And there were two major stops that had the Herd believing.

    Late in the second quarter, Tech went on a 16-play, 73-yard drive that included punter A.J. Hughes running 12 yards for a first down after fumbling the snap. Marshall held the Hokies at the 19 and Keyserling hit the left upright from 36 yards.

    The sterner stop came in the third quarter, when the Herd gave up pass plays of 23 and 13 yards and faced down a third-and-2 at its 11. After limiting Trey Edmunds to a single yard, the 6-foot-6, 254-pound Thomas tried his trademark QB draw on fourth down - and was met by Jermaine Holmes, James Rouse, Raheem Waiters and lots of other green for a 1-yard loss.

    The Herd missed a chance to lead by two scores twice - once by going three-and-out after the Hewitt pick, and then when Cato threw way short for Shuler on the left sideline and was picked off by Kendall Fuller.

    After Tech's 14-play, 83-yard drive - finished by that Byrn catch off a deflection - tied the score, Cato was intercepted in the end zone by Jarrett.

    But that was the product of a spectacular defensive play. Cato hooked up with Smith for a 47-yard bomb, and then tried the same play to the end zone on third-and-15. It looked like another perfect hookup, as the speedy Smith beat the cornerback.

    But Jarrett came out of nowhere, arriving simultaneously with Smith and the ball, which he seized in the resulting collision.

    "The safety, [the pass] was so deep I figured he wouldn't get there in time," Cato said. "I took a shot and he made a hell of a play."

    As twisted as all that was, the overtimes were downright strange.

    Tech had the ball first and went backward on a 9-yard sack. Keyserling was sent out for a 50-yard field goal on an increasingly sloppy field and didn't come close.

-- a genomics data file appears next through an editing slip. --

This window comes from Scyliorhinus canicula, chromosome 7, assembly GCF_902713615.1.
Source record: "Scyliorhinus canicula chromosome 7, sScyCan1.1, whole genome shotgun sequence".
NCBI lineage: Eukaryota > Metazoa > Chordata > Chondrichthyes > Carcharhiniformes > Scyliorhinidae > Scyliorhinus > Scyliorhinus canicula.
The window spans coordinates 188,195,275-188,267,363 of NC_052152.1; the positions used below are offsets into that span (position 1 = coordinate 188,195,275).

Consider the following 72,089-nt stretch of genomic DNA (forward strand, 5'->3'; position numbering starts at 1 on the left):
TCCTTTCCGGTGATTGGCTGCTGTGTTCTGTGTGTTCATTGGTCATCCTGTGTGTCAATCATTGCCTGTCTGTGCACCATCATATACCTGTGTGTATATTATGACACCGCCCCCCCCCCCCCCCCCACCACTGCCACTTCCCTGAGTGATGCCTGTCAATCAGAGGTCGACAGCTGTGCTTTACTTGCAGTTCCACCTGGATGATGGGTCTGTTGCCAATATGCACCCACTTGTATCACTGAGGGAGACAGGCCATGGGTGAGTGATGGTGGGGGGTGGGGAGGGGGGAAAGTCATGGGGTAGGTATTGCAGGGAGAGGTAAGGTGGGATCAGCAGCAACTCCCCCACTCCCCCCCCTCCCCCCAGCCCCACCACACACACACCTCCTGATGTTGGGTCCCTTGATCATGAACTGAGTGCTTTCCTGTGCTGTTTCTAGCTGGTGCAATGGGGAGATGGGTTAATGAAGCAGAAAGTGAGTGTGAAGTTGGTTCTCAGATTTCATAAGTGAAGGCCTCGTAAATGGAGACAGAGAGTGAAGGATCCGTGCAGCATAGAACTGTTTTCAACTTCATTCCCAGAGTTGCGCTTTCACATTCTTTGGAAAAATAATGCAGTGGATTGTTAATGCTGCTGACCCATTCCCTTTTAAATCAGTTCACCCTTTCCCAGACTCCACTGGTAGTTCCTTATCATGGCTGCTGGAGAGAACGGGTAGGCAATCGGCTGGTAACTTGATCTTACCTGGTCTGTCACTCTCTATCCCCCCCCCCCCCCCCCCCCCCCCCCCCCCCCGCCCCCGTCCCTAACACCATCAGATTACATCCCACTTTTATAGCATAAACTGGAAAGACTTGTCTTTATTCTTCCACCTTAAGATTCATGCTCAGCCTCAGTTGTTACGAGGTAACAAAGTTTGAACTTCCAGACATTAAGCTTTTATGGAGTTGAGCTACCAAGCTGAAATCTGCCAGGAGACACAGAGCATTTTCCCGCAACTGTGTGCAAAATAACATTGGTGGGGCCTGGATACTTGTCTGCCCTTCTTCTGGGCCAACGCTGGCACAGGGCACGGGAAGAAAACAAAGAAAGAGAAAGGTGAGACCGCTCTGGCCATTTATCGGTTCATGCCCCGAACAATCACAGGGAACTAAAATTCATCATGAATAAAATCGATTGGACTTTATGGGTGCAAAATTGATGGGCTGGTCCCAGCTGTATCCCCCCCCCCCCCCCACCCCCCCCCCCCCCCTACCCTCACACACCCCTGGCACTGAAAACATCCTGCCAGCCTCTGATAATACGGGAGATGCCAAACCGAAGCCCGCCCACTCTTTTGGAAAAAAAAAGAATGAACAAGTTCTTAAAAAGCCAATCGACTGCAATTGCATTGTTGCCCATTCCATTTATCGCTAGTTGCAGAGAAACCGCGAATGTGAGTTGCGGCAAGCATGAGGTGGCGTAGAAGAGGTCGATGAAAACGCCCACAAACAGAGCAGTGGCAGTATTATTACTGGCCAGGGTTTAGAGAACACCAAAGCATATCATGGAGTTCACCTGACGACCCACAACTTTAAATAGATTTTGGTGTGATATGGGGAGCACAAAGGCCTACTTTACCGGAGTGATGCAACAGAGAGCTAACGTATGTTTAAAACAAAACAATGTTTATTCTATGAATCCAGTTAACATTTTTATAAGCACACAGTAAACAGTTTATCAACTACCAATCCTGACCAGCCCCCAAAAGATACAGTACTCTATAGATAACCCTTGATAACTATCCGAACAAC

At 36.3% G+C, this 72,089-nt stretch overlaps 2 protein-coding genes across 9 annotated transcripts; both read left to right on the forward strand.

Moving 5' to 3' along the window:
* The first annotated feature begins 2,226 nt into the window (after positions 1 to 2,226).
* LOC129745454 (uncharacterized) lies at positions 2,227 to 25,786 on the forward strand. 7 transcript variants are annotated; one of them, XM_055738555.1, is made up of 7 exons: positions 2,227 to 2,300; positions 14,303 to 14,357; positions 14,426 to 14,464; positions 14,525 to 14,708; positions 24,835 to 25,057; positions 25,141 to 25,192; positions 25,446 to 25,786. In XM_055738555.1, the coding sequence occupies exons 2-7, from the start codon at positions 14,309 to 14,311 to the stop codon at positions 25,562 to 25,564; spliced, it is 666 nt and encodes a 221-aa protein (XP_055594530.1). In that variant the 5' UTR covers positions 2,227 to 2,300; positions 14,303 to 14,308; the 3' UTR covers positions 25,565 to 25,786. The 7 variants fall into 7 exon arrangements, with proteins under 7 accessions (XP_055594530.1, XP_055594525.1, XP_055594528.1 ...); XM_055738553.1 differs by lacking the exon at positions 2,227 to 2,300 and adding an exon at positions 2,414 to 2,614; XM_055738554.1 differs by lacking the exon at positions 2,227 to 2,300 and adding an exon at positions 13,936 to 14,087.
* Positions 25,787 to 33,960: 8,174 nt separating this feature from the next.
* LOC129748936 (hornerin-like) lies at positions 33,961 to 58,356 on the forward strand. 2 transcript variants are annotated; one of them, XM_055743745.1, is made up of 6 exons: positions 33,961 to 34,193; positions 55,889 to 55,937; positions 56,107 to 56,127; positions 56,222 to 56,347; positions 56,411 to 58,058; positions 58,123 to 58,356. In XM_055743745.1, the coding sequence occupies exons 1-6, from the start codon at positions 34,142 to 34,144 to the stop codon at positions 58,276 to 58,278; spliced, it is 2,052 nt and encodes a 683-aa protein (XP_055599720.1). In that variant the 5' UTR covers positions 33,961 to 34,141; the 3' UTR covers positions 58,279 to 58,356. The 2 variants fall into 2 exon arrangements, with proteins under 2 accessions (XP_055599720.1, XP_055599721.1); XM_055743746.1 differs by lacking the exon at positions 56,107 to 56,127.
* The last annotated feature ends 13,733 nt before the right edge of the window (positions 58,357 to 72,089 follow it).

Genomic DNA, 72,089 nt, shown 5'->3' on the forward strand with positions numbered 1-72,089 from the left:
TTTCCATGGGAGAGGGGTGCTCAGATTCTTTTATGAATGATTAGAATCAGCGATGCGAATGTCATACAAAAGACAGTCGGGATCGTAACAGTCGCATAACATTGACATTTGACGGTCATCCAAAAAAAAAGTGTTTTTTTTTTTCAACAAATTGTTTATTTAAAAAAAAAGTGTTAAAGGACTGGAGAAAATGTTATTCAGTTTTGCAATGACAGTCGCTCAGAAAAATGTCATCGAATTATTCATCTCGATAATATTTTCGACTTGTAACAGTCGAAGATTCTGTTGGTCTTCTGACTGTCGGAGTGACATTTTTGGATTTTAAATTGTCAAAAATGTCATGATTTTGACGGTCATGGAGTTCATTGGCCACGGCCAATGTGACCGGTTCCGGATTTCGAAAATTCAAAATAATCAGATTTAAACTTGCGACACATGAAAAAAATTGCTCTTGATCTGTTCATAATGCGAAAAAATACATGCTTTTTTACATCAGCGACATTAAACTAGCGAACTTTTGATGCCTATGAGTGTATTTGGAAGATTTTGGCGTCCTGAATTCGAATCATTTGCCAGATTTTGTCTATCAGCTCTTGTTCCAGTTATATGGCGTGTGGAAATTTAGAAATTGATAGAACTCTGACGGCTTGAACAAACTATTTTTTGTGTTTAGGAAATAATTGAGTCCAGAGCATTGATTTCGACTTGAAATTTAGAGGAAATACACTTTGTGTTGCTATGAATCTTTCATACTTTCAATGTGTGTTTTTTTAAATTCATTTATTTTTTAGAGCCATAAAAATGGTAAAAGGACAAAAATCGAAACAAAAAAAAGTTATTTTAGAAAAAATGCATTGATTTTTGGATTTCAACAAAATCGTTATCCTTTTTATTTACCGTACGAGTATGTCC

Coach Doc Holliday called for three Taliaferro runs up the middle and sent kicker Justin Haig to win it from 39 yards. The kick was blocked.

    Marshall suffered a near-disastrous end to its second overtime. As Cato was sacked by J.R. Collins, he coughed up the ball to Tech tackle Derrick Hopkins, and the 311-pounder ran toward the end zone to end the game that way. He came up 15 yards short, as Taliaferro frantically ran him down.

    "I was hoping Derrick could rumble, but he kind of ran out of gas at the end," said Bud Foster, Tech's defensive coordinator. "I think anybody but him would've scored."

    On Tech's possession, Thomas gained a first down on consecutive 6-yard runs, and then the Hokies centered the field for a Keyserling 32-yard field goal - which missed. On to overtime No. 3.

    After Thomas gave Tech its lead, Cato hit Shuler for 10 yards to the 15. He first tried for Shuler in the end zone on second down, but Shuler was impeded - held, he thought - on his route. Collins hurried Cato into a throwaway on third down.

    On the last play, Cato had Allen open in the back left corner of the end zone and delivered the ball nicely, but Allen coughed it up when he hit the ground. With that, the Hokies breathed deep sighs of relief.

    "It was on target," Cato said. "We run that all the time in practice. We got the matchup we wanted."

    Reach Doug Smock at 304-348-5140, dougsmock@wvgazette.com or follow him at twitter.com/dougsmock.